Date: 17 August 2020

Russia’s Fast-Track Covid-19 Vaccine Poses Big Risk

As Russian President Vladimir Putin declared during a conference with government members (August 11), the country had won the global race and produced the world’s first coronavirus vaccine. The Russian leader said the vaccine had passed all the required checks and his daughter had already been given it. Many scientists worldwide, also in Russia, have doubts about this, though. The Russian-made vaccine failed to go through adequate procedures. But in the whole story, more is about Russia’s prestige around the globe rather than public health.


Russia has successfully developed the world’s first coronavirus vaccine and plans to launch a nationwide vaccination campaign in October. The news came during the president’s videoconference with government members. Some countries have shown interest in Sputnik V –– as the Russian vaccine was named –– with the Philippines and Vietnam planning to start trialling the drug. Why did Russia opt for such a peculiar name? Russia’s aggressive push for developing the Covid-19 vaccine was a political matter of prestige, and not that of the health of people in Russia and across the globe. For Moscow, there was the top goal: to be the world’s number one at all costs. In doing so, Russian hackers were reported to have tried to steal coronavirus vaccine research from foreign scientists.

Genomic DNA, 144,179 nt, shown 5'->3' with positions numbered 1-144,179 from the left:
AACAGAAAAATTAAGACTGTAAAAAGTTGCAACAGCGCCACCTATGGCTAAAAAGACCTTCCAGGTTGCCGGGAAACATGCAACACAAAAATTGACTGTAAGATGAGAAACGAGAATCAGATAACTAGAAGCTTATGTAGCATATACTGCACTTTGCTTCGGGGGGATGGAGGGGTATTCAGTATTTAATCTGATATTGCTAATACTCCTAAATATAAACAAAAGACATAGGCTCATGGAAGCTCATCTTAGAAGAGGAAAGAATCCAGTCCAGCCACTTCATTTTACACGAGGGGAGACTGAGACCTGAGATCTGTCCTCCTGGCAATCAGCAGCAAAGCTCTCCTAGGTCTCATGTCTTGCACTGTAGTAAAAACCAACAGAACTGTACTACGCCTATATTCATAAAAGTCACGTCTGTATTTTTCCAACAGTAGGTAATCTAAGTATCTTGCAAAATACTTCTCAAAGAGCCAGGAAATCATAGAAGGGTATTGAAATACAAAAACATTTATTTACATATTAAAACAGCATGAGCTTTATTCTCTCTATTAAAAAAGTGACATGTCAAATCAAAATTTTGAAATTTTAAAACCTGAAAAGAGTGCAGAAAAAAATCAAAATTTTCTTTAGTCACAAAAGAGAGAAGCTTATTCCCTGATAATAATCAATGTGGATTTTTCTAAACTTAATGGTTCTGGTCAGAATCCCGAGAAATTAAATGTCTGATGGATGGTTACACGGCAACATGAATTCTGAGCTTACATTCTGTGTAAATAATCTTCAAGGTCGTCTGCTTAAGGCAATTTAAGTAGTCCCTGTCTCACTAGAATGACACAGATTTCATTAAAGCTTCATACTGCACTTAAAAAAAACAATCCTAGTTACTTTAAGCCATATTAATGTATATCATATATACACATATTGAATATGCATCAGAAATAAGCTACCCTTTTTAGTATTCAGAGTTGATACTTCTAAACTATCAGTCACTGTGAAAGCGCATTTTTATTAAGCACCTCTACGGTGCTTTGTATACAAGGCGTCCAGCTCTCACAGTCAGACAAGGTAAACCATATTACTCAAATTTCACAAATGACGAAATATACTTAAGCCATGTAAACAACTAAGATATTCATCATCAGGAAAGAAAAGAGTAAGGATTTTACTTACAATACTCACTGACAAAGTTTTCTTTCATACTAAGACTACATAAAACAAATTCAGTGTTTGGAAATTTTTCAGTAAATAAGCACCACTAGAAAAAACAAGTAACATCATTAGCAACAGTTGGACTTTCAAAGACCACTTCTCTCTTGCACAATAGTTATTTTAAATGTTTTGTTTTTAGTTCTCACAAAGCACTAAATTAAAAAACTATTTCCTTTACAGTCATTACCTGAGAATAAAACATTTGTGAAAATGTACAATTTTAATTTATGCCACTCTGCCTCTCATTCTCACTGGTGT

But the Russian-developed vaccine involves a grave risk. Russia had approved it before it underwent clinical trials. Phase III studies that require thousands of volunteers have not been performed. Yet less than 100 people had officially received the inoculation against the epidemic and its widespread use could be dangerous, the Association of Clinical Trials Organizations said in a letter. Thus, the new drug passed just Phase I whilst trials performed so far did not abide by global standards. Roughly 10 percent of all clinical trials proved successful. Moscow sees any doubts over its new vaccine as a political attack. Russia’s Health Minister Mikhail Murashko dismissed mounting international concern over the safety of its vaccine developed at the Nikolay Gamaleya Research Institute of Epidemiology and Microbiology as completely groundless.

As he argued, foreign states were sensing the specific competitive advantages of the Russian vaccine. The health minister on August 12 said some doctors would be vaccinated within two weeks. Russia’s Health Ministry added the vaccine would confer up to two years of immunity to the virus that causes Covid-19.

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